Introducing Equinox (the sequel to Containment)


Equinox is available starting today.

My first novel, Containment, is no longer just Containment. It is now the first book in the “Children of Occam” series. And the second book, Equinox, launches today (not coincidentally, just before the spring equinox).

I took my time in writing a follow-up to Containment (publishing a second novel, Kingmaker, in the meantime) until I was confident that I knew what readers wanted to see in a sequel. Without giving anything away, this is what they will get:

  • A much broader perspective on the Containment universe. Equinox pulls away from V1 and thoroughly explores the different worlds introduced in the first book.
  • A continuation of the plot. Equinox picks up exactly where Containment leaves off. (Then goes far beyond.)
  • A little less technical detail. Although there is still plenty of new and exotic science and technology in Equinox, I spend a little less time describing how it works, and a lot more time inside the heads of characters.
  • Much more of everything. At 575 pages, Equinox is almost twice the length of Containment. The stories of all the characters from Containment are thoroughly explored, as are the lives of several new characters.

I really love Containment, and I wouldn’t have released a sequel that I wasn’t completely happy with. I put a huge amount of time and effort into Equinox, and I hope you enjoy reading it as much as I enjoyed the writing.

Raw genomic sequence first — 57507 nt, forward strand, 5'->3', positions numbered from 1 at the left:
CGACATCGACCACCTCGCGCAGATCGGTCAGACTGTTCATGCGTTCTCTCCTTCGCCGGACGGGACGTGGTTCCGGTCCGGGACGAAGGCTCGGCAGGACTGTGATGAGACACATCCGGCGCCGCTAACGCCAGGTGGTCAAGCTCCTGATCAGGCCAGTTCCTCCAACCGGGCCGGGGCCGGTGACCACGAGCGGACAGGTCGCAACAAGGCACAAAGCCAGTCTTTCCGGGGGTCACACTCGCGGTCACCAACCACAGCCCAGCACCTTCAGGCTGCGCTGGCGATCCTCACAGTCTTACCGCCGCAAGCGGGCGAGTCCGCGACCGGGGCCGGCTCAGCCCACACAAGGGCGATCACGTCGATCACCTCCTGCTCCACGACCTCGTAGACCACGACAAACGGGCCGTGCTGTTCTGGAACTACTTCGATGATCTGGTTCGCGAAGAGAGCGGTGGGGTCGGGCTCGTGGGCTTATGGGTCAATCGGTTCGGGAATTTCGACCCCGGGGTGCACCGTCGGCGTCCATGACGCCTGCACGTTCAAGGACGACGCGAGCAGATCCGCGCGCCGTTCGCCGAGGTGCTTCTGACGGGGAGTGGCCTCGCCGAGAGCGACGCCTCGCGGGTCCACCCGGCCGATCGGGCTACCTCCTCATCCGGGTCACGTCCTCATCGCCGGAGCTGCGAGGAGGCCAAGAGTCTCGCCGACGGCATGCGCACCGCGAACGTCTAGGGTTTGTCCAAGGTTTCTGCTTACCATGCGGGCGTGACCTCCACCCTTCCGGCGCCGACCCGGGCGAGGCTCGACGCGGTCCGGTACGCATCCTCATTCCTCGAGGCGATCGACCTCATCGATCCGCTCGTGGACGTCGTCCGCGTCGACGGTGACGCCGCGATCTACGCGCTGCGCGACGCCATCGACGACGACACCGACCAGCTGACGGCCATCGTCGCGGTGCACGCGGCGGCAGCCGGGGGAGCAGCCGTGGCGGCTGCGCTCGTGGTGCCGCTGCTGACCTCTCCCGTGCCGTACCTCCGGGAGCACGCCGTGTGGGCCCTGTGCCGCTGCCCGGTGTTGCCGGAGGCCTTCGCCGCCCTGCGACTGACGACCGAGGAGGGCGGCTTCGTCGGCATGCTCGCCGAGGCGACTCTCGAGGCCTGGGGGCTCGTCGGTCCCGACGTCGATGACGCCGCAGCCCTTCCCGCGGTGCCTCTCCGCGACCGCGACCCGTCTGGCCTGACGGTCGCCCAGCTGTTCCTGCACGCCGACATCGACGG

4 thoughts on “Introducing Equinox (the sequel to Containment)

  1. Could you quantify the amount of work you put in to write Equinox? Sorry, if my question is a bit nosy but I’m interested in people who can focus for extended periods of time to finish large-scale deep-thought projects like a novel. I guess in the case of this most recent book it would be *at least* 600 hours at 1hr/page (incl. first draft + revisions) or even close to 1000hrs?
    I also enjoy your podcast very much, Christian, especially episode 3 about fitness. I’ve become fascinated with treadmill desks. Maybe you’d like to finish your next novel with the help of such a contraption? :-)
    Here’s Neal Stephenson’s account of his experiences with a TD (you probably already know this):


  2. Christian, I have just finished Equinox and thought it was brilliant. I’m excited to see you refer to the Children of Occam as a “Series” – can I ask if there are further books planned?


  3. Thanks, Stephen. I appreciate the kind words and support. As long as there’s demand, I’ll keep writing them.


  4. This book is amazing, I was so glad that I pre-ordered it so that I could read it as soon as it hit. It seems to me that there are few sci fi writers who are as careful with the scientific and technical aspects of their stories, and that’s why I refer to Cantrell’s book as “real” science fiction. I love to pause to think and consider after reading a particular section, and can almost actually visualized the described scene. I’m also glad that it is longer, because as with his other books, I hate to see them end.


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